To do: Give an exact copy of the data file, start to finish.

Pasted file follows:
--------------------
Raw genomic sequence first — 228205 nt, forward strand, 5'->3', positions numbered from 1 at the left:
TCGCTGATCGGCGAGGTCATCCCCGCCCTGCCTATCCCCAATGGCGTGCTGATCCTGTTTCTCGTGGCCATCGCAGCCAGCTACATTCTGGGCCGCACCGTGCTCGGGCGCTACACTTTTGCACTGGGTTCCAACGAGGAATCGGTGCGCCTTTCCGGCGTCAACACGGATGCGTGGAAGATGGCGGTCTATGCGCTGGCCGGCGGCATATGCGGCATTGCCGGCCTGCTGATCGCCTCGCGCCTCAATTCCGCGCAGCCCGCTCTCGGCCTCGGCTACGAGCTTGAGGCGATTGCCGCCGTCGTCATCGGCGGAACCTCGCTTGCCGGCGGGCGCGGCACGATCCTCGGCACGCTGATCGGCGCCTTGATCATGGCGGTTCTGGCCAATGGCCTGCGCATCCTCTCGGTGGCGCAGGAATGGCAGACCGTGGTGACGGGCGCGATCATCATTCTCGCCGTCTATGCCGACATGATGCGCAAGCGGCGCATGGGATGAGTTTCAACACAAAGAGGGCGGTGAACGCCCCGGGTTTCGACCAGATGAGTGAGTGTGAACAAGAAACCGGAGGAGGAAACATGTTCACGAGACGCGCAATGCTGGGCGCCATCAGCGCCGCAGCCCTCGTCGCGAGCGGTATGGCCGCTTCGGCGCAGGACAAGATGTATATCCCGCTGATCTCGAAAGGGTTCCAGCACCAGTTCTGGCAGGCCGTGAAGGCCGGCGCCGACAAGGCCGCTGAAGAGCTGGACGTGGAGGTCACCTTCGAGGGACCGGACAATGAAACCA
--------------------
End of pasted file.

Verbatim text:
Raw genomic sequence first — 228205 nt, forward strand, 5'->3', positions numbered from 1 at the left:
TCGCTGATCGGCGAGGTCATCCCCGCCCTGCCTATCCCCAATGGCGTGCTGATCCTGTTTCTCGTGGCCATCGCAGCCAGCTACATTCTGGGCCGCACCGTGCTCGGGCGCTACACTTTTGCACTGGGTTCCAACGAGGAATCGGTGCGCCTTTCCGGCGTCAACACGGATGCGTGGAAGATGGCGGTCTATGCGCTGGCCGGCGGCATATGCGGCATTGCCGGCCTGCTGATCGCCTCGCGCCTCAATTCCGCGCAGCCCGCTCTCGGCCTCGGCTACGAGCTTGAGGCGATTGCCGCCGTCGTCATCGGCGGAACCTCGCTTGCCGGCGGGCGCGGCACGATCCTCGGCACGCTGATCGGCGCCTTGATCATGGCGGTTCTGGCCAATGGCCTGCGCATCCTCTCGGTGGCGCAGGAATGGCAGACCGTGGTGACGGGCGCGATCATCATTCTCGCCGTCTATGCCGACATGATGCGCAAGCGGCGCATGGGATGAGTTTCAACACAAAGAGGGCGGTGAACGCCCCGGGTTTCGACCAGATGAGTGAGTGTGAACAAGAAACCGGAGGAGGAAACATGTTCACGAGACGCGCAATGCTGGGCGCCATCAGCGCCGCAGCCCTCGTCGCGAGCGGTATGGCCGCTTCGGCGCAGGACAAGATGTATATCCCGCTGATCTCGAAAGGGTTCCAGCACCAGTTCTGGCAGGCCGTGAAGGCCGGCGCCGACAAGGCCGCTGAAGAGCTGGACGTGGAGGTCACCTTCGAGGGACCGGACAATGAAACCA